(Incidentally, this is one of the strangest episodes the show ever did...and given some of the bizarre plots that turned up in the second season, that's saying a lot. The movie was already weird to begin with. For all the gags and the changed ending, it's actually kind of mature for this show. This is also the only episode of the series to not feature Buster or Babs, except for a brief glimpse of Babs on a billboard.)
Headed off to work the moment the episode ended. Work was...really dead for almost the entire day. There was barely any trash or cleaning to do. I mopped the bathrooms several times, shelved the few returns, and gathered baskets or carts. It was a gorgeous day, sunny, bright, and still windy but not nearly as cold as it has been the past few days. It's also the middle of the week and the middle of a month that doesn't have a lot going on besides sports playoffs and Earth Day.
The only major event the entire day was a visit from two more preschool classes. I saw the head bagger show the kids how our baler (the machine that crushes boxes) worked. Their little faces were so amazed! She took them through our lounge area and they compared it to their own cafeteria.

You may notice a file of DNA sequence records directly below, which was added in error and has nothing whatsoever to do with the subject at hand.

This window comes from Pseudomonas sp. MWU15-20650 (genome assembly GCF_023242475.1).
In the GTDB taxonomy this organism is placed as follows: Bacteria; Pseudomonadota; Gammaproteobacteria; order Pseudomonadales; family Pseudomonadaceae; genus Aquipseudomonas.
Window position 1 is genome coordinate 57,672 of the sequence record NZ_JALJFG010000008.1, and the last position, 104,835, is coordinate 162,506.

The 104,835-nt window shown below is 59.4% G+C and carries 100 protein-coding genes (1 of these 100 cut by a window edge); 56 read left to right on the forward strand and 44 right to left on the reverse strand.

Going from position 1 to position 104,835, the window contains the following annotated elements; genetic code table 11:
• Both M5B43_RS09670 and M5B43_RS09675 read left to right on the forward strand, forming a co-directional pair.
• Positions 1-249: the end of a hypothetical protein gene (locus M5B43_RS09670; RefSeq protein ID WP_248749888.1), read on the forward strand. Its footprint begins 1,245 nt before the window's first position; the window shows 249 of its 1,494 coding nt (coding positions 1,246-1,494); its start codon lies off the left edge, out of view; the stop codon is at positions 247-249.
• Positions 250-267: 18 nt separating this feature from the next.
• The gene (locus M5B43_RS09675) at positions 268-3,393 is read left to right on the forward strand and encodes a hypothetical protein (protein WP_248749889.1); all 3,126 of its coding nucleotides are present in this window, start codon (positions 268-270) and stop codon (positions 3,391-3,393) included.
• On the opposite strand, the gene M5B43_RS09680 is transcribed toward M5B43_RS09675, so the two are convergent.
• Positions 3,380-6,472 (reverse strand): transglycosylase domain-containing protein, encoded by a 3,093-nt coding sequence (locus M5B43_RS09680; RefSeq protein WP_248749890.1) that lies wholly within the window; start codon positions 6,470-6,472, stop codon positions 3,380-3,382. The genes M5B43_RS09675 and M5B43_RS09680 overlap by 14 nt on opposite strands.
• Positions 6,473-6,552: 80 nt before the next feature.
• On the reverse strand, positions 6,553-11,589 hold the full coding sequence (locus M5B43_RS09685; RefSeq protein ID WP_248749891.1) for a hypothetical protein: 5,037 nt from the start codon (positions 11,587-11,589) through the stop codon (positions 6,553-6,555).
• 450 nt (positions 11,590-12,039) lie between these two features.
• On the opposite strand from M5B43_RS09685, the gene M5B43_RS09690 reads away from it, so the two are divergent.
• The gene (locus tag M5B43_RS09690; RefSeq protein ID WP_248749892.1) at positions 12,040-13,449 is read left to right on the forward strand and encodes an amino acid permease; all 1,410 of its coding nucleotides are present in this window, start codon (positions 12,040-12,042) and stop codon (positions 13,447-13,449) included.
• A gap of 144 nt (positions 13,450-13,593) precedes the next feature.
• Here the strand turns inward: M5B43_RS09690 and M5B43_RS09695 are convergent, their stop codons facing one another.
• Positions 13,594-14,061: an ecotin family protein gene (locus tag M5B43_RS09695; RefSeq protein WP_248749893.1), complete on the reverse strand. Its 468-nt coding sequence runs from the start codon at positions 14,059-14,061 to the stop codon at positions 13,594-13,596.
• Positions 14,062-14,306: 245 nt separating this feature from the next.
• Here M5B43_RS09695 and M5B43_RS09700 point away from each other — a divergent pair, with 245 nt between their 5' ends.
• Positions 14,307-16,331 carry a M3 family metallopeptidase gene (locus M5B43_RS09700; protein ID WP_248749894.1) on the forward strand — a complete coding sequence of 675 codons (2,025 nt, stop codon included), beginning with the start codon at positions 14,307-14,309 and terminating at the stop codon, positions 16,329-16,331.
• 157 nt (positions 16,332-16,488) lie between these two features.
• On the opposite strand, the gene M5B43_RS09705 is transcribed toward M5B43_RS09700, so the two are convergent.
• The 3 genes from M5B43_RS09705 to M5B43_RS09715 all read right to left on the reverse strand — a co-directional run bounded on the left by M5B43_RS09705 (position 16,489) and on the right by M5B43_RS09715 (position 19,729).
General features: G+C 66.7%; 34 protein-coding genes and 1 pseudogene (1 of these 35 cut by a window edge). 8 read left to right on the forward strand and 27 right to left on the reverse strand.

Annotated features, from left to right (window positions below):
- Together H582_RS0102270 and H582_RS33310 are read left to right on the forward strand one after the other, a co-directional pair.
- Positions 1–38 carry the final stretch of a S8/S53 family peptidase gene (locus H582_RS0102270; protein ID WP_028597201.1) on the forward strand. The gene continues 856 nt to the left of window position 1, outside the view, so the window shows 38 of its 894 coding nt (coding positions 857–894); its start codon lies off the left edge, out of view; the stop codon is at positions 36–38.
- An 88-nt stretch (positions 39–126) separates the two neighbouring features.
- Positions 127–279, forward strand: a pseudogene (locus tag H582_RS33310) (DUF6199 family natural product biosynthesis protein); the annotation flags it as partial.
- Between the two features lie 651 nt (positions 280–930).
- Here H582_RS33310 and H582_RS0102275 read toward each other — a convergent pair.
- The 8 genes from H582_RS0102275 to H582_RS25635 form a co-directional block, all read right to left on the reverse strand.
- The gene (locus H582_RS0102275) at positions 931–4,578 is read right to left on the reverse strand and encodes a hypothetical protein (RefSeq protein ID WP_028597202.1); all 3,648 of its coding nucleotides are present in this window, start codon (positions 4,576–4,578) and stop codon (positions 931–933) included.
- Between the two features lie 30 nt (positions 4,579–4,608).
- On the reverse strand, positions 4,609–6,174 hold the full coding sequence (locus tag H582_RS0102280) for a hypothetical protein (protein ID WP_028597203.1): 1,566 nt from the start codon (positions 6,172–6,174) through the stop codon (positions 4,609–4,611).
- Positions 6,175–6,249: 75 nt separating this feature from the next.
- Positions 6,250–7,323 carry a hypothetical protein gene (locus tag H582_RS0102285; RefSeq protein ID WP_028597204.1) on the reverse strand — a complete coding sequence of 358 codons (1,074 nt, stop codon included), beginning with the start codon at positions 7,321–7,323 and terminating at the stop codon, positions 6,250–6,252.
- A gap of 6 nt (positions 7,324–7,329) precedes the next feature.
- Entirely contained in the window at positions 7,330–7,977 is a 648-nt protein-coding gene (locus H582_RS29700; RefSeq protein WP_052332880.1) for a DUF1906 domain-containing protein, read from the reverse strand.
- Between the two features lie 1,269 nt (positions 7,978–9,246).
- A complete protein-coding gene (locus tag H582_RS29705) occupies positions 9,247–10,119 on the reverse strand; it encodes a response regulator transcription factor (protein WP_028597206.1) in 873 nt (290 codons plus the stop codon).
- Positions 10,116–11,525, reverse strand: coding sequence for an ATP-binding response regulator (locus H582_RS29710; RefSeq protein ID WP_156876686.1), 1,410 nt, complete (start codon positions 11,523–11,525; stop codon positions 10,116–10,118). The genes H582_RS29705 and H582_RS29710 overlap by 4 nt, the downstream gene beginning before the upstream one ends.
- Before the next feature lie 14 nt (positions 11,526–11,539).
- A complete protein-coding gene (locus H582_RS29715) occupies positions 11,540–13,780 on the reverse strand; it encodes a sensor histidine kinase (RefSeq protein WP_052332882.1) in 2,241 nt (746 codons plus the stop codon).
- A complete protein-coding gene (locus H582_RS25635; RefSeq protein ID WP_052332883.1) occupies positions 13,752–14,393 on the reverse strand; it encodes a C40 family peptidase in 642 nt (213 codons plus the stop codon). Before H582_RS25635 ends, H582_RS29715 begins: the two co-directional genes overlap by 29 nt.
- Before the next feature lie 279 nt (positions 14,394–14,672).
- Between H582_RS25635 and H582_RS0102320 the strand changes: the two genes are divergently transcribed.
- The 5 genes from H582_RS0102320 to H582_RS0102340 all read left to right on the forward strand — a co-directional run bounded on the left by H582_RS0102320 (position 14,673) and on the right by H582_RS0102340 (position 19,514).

It was so nice, I took the long way home down Nicholson Road. I wasn't the only one who went out to enjoy the weather. I dodged a lot of traffic, even as I made my way down Atlantic Avenue to Manor.
Had an early dinner when I got in. Did more Toons while I ate leftovers. Two crooks are saying "Take Elmyra, Please" in the second season finale when they kidnap her to get the formula for a new fuel her father created. She drives them crazy by putting on her own "TV show." (Incidentally, this is the only episode where we get to meet Elmyra's full family...and there's a reason for that. Apparently, this was supposed to have launched a spin-off about Elmyra and her eccentric clan, but it fell through. The closest we got was Elmyra turning up in the later seasons of Pinky and the Brain.)
The third season kicks off with the TV spoof "Thirteensomething." Despite the title being inspired by the adult comedy-drama Thirtysomething, the show is actually making fun of melodramatic early 90's teen dramas like Beverly Hills 90210. Babs is a huge fan of the show and would do anything to appear on it, including hiding her animal and animated attributes. Meanwhile, Buster advertises for a replacement for Babs, without success. Babs does end up on the show, but she realizes how much she misses Buster...especially after he shows up and begs for her to come back.